Supply Chain Resilience
In our new article, Two Perspectives on Supply Chain Resilience (Wieland & Durach, 2021), we provide a new definition of supply chain resilience:
Supply chain resilience is the capacity of a supply chain to persist, adapt, or transform in the face of change.
Based on our observation that SCM scholars have often taken an engineer’s perspective to interpret supply chain resilience, we argue that it needs to be complemented with a social–ecological perspective. Our discipline is surprisingly isolated from the ongoing resilience debates in other fields, such as ecology and urban science. Supply chain resilience is not just about “bouncing back” and persistence, as the engineer’s view implies. Supply chain resilience promises to be about “bouncing forth”, adaptation, and transformation. It is time to study the assumptions we make about the supply chain more explicitly. The supply chain is not only an engineered system that needs to be stabilized, as it may be the case with a subway system. It is a fluid system that contains social actors and is anchored in our complex world.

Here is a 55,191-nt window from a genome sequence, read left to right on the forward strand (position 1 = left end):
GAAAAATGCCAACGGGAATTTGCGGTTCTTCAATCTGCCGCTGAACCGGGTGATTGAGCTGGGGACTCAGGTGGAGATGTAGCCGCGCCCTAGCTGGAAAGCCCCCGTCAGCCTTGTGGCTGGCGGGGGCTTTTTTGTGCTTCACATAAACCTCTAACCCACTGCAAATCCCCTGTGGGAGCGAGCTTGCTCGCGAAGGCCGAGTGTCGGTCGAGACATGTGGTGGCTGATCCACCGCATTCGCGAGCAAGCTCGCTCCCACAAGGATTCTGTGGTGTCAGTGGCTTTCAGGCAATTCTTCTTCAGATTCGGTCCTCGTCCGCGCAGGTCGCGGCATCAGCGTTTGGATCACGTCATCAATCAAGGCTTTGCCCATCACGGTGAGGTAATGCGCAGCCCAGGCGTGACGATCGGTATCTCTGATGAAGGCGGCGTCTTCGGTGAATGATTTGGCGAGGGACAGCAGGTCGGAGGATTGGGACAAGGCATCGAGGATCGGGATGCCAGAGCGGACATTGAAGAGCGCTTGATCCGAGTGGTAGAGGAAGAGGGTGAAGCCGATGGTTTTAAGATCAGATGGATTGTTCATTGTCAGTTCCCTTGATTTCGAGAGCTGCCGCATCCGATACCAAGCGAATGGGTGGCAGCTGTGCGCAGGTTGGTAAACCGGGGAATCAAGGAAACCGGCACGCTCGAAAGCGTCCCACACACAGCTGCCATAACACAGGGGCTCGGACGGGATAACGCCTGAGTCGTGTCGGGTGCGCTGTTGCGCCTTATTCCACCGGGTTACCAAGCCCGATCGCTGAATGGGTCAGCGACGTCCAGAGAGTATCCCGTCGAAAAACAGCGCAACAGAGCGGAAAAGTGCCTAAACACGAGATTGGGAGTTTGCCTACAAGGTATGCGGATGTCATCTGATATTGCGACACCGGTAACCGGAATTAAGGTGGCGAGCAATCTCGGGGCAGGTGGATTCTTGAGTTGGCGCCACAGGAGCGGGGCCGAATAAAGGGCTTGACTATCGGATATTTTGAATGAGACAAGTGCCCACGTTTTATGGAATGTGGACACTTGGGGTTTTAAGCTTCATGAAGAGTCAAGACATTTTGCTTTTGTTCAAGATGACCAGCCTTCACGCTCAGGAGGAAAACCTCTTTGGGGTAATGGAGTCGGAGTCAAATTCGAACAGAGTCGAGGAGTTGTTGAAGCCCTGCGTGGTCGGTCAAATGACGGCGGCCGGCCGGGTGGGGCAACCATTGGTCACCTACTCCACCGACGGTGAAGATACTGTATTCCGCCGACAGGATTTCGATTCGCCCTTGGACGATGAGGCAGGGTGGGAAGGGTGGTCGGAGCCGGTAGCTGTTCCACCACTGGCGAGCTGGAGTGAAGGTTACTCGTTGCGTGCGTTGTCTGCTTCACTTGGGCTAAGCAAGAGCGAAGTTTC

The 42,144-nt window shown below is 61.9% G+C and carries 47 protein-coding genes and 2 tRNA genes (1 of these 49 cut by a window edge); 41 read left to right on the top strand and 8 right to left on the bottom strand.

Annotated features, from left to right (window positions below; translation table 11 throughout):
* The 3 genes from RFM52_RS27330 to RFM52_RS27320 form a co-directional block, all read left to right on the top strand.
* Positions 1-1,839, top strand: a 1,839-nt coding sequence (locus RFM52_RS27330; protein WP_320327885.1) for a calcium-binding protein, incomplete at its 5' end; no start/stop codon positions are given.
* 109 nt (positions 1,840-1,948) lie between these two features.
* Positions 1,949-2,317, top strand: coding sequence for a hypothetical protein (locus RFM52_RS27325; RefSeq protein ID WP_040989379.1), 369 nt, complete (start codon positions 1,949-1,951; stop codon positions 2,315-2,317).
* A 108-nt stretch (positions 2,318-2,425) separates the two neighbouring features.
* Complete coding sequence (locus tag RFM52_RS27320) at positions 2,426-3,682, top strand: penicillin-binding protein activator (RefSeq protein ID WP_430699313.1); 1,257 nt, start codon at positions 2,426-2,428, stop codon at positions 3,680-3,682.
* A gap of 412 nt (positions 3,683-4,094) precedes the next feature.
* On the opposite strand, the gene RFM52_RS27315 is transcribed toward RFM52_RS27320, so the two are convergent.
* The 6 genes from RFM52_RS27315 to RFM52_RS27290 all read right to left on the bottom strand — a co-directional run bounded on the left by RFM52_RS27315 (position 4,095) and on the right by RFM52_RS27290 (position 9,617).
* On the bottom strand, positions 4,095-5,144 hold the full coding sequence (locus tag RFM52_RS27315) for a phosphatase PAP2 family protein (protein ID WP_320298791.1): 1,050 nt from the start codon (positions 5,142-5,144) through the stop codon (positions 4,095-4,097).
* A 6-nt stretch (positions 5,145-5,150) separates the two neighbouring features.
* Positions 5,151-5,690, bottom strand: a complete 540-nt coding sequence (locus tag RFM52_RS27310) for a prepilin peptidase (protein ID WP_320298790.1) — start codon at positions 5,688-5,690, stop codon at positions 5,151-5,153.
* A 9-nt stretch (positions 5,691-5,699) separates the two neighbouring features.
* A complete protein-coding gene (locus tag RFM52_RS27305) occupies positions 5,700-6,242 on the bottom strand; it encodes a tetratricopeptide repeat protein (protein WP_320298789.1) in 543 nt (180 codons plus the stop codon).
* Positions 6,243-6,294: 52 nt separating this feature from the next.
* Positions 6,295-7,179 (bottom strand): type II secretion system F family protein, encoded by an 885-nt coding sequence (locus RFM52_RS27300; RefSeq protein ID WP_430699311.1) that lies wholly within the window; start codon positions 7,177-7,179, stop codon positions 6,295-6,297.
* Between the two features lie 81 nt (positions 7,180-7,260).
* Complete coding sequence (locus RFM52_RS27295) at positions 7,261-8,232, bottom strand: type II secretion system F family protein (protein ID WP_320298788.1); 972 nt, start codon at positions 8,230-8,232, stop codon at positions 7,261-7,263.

Wieland, A., & Durach, C. F. (2021). Two Perspectives on Supply Chain Resilience. Journal of Business Logistics. https://doi.org/10.1111/jbl.12271